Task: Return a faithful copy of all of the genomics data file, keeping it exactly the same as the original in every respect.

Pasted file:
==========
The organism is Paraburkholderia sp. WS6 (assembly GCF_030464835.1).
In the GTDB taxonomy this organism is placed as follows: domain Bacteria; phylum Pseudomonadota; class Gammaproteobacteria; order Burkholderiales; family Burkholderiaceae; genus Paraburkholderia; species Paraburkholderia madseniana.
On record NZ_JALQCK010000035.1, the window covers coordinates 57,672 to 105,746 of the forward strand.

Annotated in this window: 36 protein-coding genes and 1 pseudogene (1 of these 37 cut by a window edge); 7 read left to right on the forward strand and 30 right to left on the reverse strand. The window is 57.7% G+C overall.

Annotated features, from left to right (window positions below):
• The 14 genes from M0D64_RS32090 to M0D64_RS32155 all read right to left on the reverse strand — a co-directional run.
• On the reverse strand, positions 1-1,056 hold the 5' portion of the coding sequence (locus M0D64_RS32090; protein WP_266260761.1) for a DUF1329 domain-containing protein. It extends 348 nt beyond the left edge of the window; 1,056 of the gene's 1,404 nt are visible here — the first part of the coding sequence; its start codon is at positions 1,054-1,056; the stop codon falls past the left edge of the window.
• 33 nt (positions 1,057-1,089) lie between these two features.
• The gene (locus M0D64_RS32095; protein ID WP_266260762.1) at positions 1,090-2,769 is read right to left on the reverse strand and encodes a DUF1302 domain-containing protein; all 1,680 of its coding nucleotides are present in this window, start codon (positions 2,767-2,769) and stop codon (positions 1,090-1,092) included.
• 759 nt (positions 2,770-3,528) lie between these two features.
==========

The organism is Paraburkholderia sp. WS6 (assembly GCF_030464835.1).
In the GTDB taxonomy this organism is placed as follows: domain Bacteria; phylum Pseudomonadota; class Gammaproteobacteria; order Burkholderiales; family Burkholderiaceae; genus Paraburkholderia; species Paraburkholderia madseniana.
On record NZ_JALQCK010000035.1, the window covers coordinates 57,672 to 105,746 of the forward strand.

Annotated in this window: 36 protein-coding genes and 1 pseudogene (1 of these 37 cut by a window edge); 7 read left to right on the forward strand and 30 right to left on the reverse strand. The window is 57.7% G+C overall.

Annotated features, from left to right (window positions below):
• The 14 genes from M0D64_RS32090 to M0D64_RS32155 all read right to left on the reverse strand — a co-directional run.
• On the reverse strand, positions 1-1,056 hold the 5' portion of the coding sequence (locus M0D64_RS32090; protein WP_266260761.1) for a DUF1329 domain-containing protein. It extends 348 nt beyond the left edge of the window; 1,056 of the gene's 1,404 nt are visible here — the first part of the coding sequence; its start codon is at positions 1,054-1,056; the stop codon falls past the left edge of the window.
• 33 nt (positions 1,057-1,089) lie between these two features.
• The gene (locus M0D64_RS32095; protein ID WP_266260762.1) at positions 1,090-2,769 is read right to left on the reverse strand and encodes a DUF1302 domain-containing protein; all 1,680 of its coding nucleotides are present in this window, start codon (positions 2,767-2,769) and stop codon (positions 1,090-1,092) included.
• 759 nt (positions 2,770-3,528) lie between these two features.